Both the Bears and Elite originally sought, then District 4 OC Supervisor Shawn Nelson’s, help to get a county license of the unused fields at Clark Park because of the manner in which the City of Fullerton allocates fields. The city system in place gives priority to some sports groups over others. There are longtime complaints from other teams concerning the city’s preference for certain groups including the Rangers, the largest soccer league in Fullerton. This partly due to its access to choice fields and play time, according to other leagues in the city. The Bears are the second largest football league, Mr. Jung said, serving 600 players per season.
According to several team leaders – the city should be happy to have some city teams out of the Parks & Rec field rotation system. And why, said another, with all the road and infrastructure problems, is the city looking to take on the extra expense of field maintenance?
Conflict of interest issues thought to influence city field allocation decisions have been brought up previously and include that Sean Fitzgerald, Fullerton Mayor Protem’s husband, is a Ranger’s boardmember. Complaints of unfair treatment of community sports groups have a long history in Fullerton. A Mid March 2012 Fullerton Observer article “Is There a Level Playing Field in Fullerton? Not Everyone Thinks So” showed Rangers Soccer with the lion’s share of playing fields and choice playing times. And one of the points again brought up by local leagues at a council meeting several years ago was that many families can’t afford the high fees charged by most of the city’s preferred leagues (Example: Rangers $2,400 vs, Blue Stars $35).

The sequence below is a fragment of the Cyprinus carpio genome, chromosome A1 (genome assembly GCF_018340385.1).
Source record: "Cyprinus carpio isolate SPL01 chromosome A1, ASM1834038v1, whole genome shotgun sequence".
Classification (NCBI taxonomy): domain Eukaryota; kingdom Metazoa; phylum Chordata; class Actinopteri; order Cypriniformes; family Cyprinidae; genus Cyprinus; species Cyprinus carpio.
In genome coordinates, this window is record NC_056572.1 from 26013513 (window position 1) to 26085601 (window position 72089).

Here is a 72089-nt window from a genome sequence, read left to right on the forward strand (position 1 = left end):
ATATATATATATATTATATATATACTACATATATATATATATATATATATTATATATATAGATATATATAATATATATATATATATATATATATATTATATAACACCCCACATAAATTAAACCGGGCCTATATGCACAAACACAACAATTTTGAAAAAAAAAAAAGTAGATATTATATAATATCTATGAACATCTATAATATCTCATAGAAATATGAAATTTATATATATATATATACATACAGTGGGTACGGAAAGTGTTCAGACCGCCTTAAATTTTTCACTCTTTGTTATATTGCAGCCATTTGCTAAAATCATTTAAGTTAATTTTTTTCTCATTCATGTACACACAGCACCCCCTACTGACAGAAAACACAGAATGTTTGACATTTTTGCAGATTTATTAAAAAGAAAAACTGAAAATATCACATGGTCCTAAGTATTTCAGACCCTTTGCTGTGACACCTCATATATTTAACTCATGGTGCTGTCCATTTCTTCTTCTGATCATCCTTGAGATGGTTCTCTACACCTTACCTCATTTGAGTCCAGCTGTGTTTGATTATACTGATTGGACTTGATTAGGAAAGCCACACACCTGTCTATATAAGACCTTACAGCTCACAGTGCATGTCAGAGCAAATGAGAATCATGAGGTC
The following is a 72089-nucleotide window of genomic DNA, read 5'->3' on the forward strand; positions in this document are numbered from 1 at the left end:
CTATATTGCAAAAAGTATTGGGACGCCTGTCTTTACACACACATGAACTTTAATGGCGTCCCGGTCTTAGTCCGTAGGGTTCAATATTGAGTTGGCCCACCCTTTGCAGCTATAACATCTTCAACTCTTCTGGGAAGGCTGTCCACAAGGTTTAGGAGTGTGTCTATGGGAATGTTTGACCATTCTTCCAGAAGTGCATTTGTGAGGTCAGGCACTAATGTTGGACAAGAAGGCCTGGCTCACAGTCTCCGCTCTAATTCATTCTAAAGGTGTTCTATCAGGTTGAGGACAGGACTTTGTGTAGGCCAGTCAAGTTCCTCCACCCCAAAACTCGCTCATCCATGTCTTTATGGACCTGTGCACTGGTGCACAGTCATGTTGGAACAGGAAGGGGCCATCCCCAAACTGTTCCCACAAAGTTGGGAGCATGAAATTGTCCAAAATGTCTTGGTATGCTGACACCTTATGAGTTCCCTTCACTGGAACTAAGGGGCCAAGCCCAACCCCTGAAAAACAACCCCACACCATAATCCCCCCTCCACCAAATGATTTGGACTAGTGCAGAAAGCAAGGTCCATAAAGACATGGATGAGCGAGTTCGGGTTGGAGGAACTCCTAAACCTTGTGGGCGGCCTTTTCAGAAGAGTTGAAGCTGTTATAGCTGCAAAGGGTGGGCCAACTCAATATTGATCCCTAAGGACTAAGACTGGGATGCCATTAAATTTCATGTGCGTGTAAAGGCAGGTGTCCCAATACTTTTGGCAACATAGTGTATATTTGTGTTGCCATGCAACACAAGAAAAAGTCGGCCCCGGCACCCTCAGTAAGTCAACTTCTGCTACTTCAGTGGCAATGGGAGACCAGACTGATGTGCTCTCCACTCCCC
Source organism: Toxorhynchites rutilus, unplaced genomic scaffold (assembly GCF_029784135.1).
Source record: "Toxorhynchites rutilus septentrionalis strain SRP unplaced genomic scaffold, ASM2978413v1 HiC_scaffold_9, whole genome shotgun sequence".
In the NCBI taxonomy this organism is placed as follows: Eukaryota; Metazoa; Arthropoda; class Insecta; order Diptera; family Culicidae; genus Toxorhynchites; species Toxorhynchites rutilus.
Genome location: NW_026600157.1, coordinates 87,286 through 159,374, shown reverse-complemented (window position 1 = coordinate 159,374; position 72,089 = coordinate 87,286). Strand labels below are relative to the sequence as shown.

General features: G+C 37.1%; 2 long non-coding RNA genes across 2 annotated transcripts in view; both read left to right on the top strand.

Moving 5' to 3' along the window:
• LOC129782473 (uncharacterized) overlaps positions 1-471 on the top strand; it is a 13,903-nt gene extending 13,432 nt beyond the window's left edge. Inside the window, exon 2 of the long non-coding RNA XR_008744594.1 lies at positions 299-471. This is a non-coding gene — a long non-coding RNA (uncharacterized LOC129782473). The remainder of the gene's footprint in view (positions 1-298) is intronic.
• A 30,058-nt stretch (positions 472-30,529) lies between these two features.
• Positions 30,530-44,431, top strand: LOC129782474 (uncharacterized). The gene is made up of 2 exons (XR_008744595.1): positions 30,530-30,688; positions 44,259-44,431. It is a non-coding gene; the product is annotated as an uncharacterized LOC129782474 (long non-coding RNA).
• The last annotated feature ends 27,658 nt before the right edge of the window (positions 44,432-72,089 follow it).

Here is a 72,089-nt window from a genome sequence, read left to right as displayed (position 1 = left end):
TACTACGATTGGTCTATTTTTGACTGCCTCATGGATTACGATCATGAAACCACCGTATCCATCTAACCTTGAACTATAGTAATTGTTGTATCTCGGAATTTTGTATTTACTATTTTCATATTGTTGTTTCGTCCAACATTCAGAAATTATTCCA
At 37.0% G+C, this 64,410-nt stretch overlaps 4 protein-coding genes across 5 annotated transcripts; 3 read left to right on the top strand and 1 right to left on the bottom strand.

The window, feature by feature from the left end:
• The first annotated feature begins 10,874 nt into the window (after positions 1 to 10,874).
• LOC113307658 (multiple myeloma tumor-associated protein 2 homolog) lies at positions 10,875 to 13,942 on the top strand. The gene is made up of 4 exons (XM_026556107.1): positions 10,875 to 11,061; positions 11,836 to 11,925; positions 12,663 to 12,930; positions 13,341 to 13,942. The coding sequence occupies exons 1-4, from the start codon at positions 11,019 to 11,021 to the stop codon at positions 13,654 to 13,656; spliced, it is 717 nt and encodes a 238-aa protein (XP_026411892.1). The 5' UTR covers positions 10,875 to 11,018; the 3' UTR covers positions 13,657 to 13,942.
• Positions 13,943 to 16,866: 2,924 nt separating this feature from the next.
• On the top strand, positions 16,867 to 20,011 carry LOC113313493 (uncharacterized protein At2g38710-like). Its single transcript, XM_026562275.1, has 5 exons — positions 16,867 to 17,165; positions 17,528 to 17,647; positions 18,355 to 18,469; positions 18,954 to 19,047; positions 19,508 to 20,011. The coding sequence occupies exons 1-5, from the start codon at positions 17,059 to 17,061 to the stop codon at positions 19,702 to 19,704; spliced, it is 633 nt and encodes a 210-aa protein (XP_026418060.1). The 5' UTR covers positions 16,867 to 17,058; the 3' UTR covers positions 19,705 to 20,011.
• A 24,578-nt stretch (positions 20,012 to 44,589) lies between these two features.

“Everywhere you look, the big clubs are closing down the small community clubs to force kids to pay the big bucks to have access to facilities,” Elite founder Chris Hackett said. Based on continuing complaints and the recent situation with Fullerton’s takeover of the Clark Park fields, it appears issues are still unsolved.
City Parks and Recreation Director Curiel, and District 4 OC Supervisor Chaffee did not return calls for comment.
Those interested in commenting on this situation may contact the Fullerton City Council (Mayor Silva, Mayor Protem Fitzgerald and councilmembers Whitaker, Zahra, and Flory) by email to firstname.lastname@example.org
The Fullerton Parks & Recreation Commission Meeting will be held at 6:30pm on March 11 at Fullerton Community Center, 340 W. Commonwealth. There is a public comment time where members of the public can voice concerns about anything related to Parks & Recreation in the city, including sports field allocations. Each member of the public wishing to speak may do so for three minutes. On the agenda is the appointment of a commission member to the Sports Field User Group/Appeals Committee. The Appeals Committee makes rulings on field scheduling grievances. The Commission Chair designates a Commissioner and an at-large group of interested individuals are selected by the Commission. Current Commissioners are Chair Gretchen Cox, Vice Chair Erik Wehn, Enrique Macias, Michael Savage, and Ayesha Hussaini.